I was involved every step of the way, and stayed at the vaccination site to talk to the officers about how they were feeling. If they were having doubts, we would have conversations, and they had access to the paramedics for information or questions.

The state will contact us to let us know when officers will receive their second shot. We schedule that for them.

We make every attempt to vaccinate them when we know they will be going off for a couple days, in case they have any side effects. We try to vaccinate them the last day of their shift or the first of their four days off.

We have around 60-70 civilian personnel, and we were able to vaccinate 8 of them, so that the leftover vaccines wouldn’t go to waste. We did that based upon age, ability to telecommute, and underlying health conditions.

We had a plan in place when we thought everyone would want the vaccine. We were going to do our patrol officers first. But we didn’t need to use that plan because we were able to get enough vaccines for everyone who wanted them.

If we get another round of vaccines, I think more officers will take it. Some say they’re waiting to see how the first round went and if there were any big side effects. Because we were one of the first agencies to receive it, I think some wanted to wait and hope that another round will come in.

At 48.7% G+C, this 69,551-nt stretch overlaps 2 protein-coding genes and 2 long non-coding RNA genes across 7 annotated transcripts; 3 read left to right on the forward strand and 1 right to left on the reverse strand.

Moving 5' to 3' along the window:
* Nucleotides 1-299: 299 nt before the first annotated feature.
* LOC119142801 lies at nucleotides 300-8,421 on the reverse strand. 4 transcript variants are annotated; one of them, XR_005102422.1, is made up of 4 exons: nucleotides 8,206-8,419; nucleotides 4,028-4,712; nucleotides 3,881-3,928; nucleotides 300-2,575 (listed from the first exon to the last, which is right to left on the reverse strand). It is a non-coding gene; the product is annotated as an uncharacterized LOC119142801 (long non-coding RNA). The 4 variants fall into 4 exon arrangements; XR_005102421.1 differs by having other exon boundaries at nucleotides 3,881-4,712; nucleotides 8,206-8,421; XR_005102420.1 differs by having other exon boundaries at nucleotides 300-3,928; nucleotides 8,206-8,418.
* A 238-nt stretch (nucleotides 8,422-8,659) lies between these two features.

The low percentage of officers wanting the vaccine seems to be the trend in Delaware. The state union president is a lieutenant in my department, and he got some numbers from around the state. We’re at about 35-36%, and that seems to be the average or a little better than average. One department is predicting 50%, but they haven’t received the vaccine yet. And a lot of smaller agencies downstate are considerably less than 35%.


The PERF Daily COVID-19 Report is part of the Critical Issues in Policing project, supported by the Motorola Solutions Foundation.


PERF also is grateful to the Howard G. Buffett Foundation for supporting PERF’s COVID-19 work.